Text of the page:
Jack Balkin: jackbalkin at yahoo.com
Bruce Ackerman bruce.ackerman at yale.edu
Ian Ayres ian.ayres at yale.edu
Corey Brettschneider corey_brettschneider at brown.edu
Mary Dudziak mary.l.dudziak at emory.edu
Joey Fishkin joey.fishkin at gmail.com
Heather Gerken heather.gerken at yale.edu
Abbe Gluck abbe.gluck at yale.edu
Mark Graber mgraber at law.umaryland.edu
Stephen Griffin sgriffin at tulane.edu
Jonathan Hafetz jonathan.hafetz at shu.edu
Jeremy Kessler jkessler at law.columbia.edu
Andrew Koppelman akoppelman at law.northwestern.edu
Marty Lederman msl46 at law.georgetown.edu
Sanford Levinson slevinson at law.utexas.edu
David Luban david.luban at gmail.com
Gerard Magliocca gmaglioc at iupui.edu
Jason Mazzone mazzonej at illinois.edu
Linda McClain lmcclain at bu.edu
John Mikhail mikhail at law.georgetown.edu
Frank Pasquale pasquale.frank at gmail.com
Nate Persily npersily at gmail.com
Michael Stokes Paulsen michaelstokespaulsen at gmail.com
Deborah Pearlstein dpearlst at yu.edu
Rick Pildes rick.pildes at nyu.edu
David Pozen dpozen at law.columbia.edu
Richard Primus raprimus at umich.edu
K. Sabeel Rahmansabeel.rahman at brooklaw.edu
Alice Ristroph alice.ristroph at shu.edu
Neil Siegel siegel at law.duke.edu
David Super david.super at law.georgetown.edu
Brian Tamanaha btamanaha at wulaw.wustl.edu
Nelson Tebbe nelson.tebbe at brooklaw.edu
Mark Tushnet mtushnet at law.harvard.edu
Adam Winkler winkler at ucla.edu
Network Neutrality Symposium in Yale Law and Policy Review's Inter Alia
As the FCC prepares to vote on newly proposed net neutrality rules next Tuesday, the Yale Law and Policy Review has released a symposium on net neutrality in its new online companion, Inter Alia.
Featuring an all-star lineup of net neutrality scholars, the symposium considered various ways to frame the ongoing debate. Dawn Nunziato begins the conversation in The First Amendment Issue of Our Time by outlining the basic contours of the debate from a traditional economic frame. She argues that broadband providers should be regulated much like common carriers. Thus, both wireline and wireless providers should both be subject to nondiscrimination mandates with respect to all content. To the extent that such providers adopt specialized services--for example, a service focused on medical information--regulators should consider applying principles of public forum doctrine, which would allow providers to limit traffic to particular subjects or purposes for which the services are designed. Beyond those special circumstances, however, the internet should remain open and free.
Jonathan Zittrain then asks us to reorient our perspectives on net neutrality is his piece, Net Neutrality as Diplomacy. Instead of framing net neutrality debates in terms of economic efficiency and market choices, Zittrain argues that we should refocus the debate in a diplomatic frame. As individuals secure more and more outposts on the internet--through Twitter, Facebook, Picasa, and Quicken, for example--the internet increasingly becomes an extension of our identities. These outposts are analogous to diplomatic outposts, which serve as extenions of a particular country's homeland. Thus, like diplomats who are free to travel between international outposts with the protection of la valise diplomatique--or the diplomatic pouch--packets of information that travel on the internet should, in this frame, receive similar protection.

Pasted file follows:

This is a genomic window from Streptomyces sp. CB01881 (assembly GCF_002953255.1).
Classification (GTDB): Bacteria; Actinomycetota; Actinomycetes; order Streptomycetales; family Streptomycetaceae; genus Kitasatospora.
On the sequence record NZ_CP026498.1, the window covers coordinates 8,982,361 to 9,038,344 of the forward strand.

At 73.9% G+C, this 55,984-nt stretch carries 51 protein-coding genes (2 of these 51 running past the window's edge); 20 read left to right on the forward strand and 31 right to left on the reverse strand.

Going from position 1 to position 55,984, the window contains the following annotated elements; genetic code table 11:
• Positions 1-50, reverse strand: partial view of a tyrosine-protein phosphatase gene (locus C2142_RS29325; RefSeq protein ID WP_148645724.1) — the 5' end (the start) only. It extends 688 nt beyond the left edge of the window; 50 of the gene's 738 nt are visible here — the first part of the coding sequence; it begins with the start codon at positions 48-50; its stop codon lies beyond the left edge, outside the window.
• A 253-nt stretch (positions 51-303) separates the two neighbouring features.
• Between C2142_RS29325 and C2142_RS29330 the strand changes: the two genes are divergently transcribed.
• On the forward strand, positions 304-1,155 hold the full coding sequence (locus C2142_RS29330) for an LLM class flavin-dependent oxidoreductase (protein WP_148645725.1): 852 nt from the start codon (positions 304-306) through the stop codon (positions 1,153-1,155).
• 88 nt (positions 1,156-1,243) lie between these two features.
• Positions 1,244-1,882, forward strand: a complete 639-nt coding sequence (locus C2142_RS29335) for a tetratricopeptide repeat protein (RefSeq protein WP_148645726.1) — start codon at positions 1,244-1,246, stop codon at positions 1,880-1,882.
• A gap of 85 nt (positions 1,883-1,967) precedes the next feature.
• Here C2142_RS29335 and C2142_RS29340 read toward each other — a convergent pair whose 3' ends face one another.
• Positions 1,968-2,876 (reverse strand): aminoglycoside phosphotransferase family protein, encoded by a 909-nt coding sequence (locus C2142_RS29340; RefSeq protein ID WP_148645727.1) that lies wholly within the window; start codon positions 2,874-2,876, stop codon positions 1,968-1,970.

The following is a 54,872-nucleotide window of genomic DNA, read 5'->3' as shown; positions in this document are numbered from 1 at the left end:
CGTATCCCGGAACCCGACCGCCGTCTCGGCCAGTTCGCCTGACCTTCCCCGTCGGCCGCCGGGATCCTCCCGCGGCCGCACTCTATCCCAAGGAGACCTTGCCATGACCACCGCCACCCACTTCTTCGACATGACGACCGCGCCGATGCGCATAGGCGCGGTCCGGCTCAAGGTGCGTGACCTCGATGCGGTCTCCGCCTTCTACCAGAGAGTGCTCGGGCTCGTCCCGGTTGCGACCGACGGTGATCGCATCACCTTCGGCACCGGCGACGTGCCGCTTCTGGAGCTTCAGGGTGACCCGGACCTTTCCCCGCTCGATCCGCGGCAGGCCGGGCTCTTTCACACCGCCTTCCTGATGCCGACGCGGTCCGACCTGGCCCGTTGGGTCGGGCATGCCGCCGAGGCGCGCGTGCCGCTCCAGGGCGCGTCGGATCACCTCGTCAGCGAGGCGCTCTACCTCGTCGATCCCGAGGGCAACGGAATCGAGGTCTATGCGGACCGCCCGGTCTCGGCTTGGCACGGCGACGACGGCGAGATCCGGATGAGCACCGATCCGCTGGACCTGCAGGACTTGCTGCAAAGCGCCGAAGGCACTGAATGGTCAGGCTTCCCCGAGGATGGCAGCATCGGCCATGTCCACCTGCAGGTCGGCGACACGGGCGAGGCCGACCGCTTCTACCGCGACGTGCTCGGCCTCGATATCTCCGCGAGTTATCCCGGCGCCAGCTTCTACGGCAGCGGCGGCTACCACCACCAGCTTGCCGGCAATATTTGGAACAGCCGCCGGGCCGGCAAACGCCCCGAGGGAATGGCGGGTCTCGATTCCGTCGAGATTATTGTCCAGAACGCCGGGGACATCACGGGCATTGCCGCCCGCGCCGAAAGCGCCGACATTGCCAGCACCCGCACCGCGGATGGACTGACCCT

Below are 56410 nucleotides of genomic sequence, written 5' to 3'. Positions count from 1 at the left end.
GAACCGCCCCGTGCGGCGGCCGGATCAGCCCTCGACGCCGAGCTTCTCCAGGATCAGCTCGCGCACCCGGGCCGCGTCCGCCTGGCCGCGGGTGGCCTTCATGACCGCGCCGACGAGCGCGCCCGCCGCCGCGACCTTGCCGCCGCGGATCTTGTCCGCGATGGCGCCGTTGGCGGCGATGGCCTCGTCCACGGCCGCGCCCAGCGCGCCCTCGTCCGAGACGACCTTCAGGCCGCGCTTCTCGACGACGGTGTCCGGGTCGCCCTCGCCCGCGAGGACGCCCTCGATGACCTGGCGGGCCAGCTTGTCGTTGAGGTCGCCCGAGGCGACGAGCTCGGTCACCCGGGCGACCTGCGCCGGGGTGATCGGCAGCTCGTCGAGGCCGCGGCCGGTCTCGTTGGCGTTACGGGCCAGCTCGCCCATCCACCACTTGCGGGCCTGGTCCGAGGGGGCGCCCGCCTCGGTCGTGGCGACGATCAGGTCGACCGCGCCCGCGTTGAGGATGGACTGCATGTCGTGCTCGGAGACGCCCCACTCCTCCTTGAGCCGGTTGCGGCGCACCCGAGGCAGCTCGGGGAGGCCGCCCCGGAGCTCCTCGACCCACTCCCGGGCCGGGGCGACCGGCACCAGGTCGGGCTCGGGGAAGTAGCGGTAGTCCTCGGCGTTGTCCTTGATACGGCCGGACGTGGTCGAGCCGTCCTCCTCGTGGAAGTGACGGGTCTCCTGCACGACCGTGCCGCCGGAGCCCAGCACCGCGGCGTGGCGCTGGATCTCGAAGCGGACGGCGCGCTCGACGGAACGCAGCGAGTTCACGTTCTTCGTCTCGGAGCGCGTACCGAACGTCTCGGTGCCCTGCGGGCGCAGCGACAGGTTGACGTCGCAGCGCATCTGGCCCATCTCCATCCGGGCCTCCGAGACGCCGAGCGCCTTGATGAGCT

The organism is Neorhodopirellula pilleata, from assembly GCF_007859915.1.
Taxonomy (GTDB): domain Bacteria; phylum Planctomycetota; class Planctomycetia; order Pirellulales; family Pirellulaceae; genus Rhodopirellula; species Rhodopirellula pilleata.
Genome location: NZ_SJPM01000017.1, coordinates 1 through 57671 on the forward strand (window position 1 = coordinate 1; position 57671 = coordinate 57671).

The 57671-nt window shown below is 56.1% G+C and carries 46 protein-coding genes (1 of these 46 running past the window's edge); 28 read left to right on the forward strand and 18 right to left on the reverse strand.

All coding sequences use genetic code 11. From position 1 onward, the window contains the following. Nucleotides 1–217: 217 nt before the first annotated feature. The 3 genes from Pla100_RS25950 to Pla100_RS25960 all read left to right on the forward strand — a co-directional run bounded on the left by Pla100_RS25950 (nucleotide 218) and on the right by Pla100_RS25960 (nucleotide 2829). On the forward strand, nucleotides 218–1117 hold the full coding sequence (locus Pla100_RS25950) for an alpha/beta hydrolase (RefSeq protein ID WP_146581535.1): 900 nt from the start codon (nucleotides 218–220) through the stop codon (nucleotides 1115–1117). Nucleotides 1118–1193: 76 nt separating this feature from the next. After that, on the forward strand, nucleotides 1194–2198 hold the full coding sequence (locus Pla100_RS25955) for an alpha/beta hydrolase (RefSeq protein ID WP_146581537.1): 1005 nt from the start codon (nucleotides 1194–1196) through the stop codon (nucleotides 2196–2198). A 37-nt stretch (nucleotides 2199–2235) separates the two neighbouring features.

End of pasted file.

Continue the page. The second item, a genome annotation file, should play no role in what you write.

In Search, Speech, and Secrecy: Corporate Strategies for Inverting Net Neutrality Debates, Frank Pasquale cautions against broad deference to corporate entities that may disguise their efforts to control data flows online. He fears that ISPs will use trade secret law and other legal tools to shield the underlying architectures of the internet from scrutiny. These underlying architectures--including those that govern search results--have a significant bearing on how all of us perceive information flows on the internet. He urges us to consider broader oversight of Internet companies that control these information flows--such as through offices that record, analyze, and scrutinize their practices.
Susan Crawford, finally, reminds us that net neutrality may be the least of our worries in The Looming Cable Monopoly. Given the limited deployment of fiber in the United States and our heavy reliance on cable broadband, a vast majority of internet users in this country will depend entirely on cable companies for their broadband. In such a world, net neutrality almost seems irrelevant. Instead of focusing primarily on net neutrality regulation, she appears to suggest that regulatory energies should be focused on busting the looming monopoly.